Reuniting with your alienated child – a spring message of hope

This week has been something of a milestone in my work with alienated children and their parents and, whilst it has been a somewhat exhausting week, I wanted to pick up my pen and write a few lines of hope for all parents coping with living apart from their children.

My working week began with sessions between older children and their dads, children who are now on the cusp of adulthood and who have reconnected with their fathers after seeking them out.

Thank goodness for Facebook is all I can say.  This social media, unknown to us only a decade ago, appears to be responsible for an increasing number of what are called ‘spontaneous reunifications.’ Spontaneous reunification is when a child comes out of the alienated state of their own volition and actively seeks to restore the relationship with a lost parent.  And Facebook appears to be playing a huge role in that process.  In all three of the families that I worked with early in the week, Facebook played a big role in leading children to their once rejected parent.  I cannot say it enough times, if you are a rejected parent and you are not on Facebook, sign up now and get your profile out there.  Children are nosy, curious, hungry for information about the parent that they have rejected.  Just as they eavesdrop without adults knowing, they will go looking for you, make sure you are there for them to find when they do.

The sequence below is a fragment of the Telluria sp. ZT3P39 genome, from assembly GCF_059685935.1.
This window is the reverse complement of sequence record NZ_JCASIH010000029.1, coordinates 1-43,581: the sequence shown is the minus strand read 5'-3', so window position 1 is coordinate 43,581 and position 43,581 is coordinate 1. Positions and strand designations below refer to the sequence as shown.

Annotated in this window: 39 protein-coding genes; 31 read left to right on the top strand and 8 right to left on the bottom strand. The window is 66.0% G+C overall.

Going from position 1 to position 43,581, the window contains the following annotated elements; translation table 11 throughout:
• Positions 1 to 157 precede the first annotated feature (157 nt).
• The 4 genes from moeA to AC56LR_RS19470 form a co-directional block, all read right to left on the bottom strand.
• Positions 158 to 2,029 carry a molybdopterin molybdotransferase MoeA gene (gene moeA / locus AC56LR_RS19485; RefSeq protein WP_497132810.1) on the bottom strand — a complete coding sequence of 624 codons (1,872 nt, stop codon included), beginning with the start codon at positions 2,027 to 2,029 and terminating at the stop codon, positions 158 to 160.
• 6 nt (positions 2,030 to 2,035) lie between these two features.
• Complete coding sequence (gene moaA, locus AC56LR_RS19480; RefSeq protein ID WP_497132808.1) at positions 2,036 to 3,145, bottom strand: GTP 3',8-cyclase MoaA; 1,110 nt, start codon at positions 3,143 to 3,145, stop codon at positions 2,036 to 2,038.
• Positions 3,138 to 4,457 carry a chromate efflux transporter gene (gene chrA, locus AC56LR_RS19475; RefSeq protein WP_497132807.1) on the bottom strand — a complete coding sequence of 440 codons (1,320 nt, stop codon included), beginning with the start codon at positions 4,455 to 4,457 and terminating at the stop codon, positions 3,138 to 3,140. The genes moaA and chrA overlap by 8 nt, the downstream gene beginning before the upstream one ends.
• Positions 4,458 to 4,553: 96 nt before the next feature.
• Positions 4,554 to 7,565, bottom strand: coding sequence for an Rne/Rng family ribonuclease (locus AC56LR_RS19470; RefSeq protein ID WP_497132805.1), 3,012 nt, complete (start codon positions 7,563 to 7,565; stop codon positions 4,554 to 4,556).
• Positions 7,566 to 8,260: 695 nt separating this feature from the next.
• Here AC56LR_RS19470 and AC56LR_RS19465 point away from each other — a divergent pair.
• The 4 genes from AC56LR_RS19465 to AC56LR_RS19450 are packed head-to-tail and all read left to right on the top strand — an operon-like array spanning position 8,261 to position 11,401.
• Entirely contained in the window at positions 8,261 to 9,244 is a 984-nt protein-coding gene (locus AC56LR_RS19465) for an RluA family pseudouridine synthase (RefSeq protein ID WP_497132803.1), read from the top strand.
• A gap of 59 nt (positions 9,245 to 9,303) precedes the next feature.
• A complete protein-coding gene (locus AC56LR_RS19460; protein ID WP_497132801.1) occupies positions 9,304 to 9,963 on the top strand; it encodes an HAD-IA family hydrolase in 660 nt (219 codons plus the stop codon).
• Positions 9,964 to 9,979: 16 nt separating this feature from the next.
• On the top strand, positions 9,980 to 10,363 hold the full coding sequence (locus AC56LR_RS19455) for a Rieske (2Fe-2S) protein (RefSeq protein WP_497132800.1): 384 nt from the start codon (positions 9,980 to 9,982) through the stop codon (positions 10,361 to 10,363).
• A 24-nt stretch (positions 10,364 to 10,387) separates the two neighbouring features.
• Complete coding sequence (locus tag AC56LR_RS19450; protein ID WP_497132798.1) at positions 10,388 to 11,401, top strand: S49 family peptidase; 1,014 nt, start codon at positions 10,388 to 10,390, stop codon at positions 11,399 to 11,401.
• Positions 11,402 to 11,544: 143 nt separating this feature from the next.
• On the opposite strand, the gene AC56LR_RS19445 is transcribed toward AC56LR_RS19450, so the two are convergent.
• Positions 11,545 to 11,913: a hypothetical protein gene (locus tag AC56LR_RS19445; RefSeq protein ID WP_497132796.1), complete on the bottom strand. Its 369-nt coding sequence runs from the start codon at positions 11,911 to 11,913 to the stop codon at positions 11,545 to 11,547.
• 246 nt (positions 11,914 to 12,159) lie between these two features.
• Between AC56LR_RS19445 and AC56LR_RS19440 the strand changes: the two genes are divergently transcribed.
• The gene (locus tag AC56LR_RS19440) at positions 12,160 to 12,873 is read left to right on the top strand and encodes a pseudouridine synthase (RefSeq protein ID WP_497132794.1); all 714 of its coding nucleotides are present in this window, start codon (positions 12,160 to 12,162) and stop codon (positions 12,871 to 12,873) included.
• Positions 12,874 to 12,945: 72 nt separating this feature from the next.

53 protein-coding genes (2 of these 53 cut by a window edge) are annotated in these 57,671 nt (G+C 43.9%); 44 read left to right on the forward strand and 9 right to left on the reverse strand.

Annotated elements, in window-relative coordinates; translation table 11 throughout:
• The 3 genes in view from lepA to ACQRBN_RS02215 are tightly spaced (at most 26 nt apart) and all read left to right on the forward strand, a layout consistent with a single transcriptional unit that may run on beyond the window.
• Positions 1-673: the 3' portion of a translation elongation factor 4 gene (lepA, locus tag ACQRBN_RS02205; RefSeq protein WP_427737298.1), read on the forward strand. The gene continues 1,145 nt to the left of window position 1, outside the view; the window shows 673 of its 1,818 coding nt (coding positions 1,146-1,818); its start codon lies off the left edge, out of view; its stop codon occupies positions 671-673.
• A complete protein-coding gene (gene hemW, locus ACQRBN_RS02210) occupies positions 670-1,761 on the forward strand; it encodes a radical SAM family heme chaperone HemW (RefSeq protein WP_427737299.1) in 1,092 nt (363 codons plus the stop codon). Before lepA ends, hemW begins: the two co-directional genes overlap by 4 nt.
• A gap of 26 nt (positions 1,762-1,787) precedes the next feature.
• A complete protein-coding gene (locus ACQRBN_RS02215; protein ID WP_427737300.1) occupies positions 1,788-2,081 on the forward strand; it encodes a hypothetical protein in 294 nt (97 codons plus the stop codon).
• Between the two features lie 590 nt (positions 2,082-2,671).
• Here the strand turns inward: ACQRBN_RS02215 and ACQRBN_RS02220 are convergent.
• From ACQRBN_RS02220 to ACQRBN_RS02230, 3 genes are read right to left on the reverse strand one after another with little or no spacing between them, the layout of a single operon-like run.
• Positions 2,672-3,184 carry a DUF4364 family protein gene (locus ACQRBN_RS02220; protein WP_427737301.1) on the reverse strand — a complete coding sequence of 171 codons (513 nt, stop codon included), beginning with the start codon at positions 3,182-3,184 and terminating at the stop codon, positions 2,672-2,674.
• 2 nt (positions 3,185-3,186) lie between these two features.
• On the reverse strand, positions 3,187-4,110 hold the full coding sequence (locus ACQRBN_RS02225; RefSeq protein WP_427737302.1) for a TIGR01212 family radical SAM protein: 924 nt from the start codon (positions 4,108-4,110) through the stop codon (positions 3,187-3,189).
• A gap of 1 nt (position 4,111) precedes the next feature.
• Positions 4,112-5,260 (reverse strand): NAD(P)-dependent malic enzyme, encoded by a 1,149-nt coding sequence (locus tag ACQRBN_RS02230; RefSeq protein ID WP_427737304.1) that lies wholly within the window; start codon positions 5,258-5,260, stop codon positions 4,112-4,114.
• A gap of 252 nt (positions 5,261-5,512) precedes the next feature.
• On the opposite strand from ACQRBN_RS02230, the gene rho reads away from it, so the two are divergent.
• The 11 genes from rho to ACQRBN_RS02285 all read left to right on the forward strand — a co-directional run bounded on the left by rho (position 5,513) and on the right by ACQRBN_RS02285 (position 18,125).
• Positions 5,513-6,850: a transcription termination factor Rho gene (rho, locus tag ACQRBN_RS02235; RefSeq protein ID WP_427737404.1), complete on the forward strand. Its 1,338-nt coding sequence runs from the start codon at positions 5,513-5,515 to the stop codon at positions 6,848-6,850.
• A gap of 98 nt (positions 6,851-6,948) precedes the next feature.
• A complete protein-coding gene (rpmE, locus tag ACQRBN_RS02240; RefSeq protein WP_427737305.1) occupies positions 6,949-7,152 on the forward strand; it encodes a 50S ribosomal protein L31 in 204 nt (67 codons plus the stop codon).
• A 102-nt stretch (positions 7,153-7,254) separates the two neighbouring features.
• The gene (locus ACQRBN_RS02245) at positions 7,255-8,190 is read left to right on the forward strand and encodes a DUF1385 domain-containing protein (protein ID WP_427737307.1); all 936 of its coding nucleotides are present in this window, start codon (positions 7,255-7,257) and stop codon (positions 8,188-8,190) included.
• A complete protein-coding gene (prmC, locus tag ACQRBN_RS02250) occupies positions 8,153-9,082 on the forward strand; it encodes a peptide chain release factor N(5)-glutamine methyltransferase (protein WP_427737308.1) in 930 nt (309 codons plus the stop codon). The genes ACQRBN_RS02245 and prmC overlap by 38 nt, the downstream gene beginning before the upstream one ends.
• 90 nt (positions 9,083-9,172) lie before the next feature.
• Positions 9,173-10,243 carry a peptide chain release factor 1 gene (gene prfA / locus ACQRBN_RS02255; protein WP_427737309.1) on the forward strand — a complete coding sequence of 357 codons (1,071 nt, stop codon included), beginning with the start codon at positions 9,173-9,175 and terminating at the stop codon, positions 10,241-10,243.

As I work with families where children are reuniting, I notice how much a child’s experience of emerging from the alienation state is almost in reverse to the process of becoming alienated.  It is as if a film is being played out backwards.  What comes first often is the anger and confusion, the split thinking and the determination that everything was the rejected parent’s fault.  It can be hard, after years of suffering rejection, to be in a room with a child, however old, who retains such a skewed version of the past. The urge is always to shout ‘but that isn’t how it happened’ and on many occasions I have to make sure that the process is not interrrupted by such outbursts from parents.  Because if a parent can be patient in the early days of the alienation lifting and can sit with a child’s anger and distorted beliefs, what comes next are the tears of bewilderment and confusion as the buried layers of twisted thinking start to unravel.  When the tears come I know that we are onto the home stretch and the therapeutic work of readjusting the relationship to the past can be done.  Whilst we are by no means finished in our work, when children are able to let go of the anger which has kept them in their alienated position, that’s when the healing begins.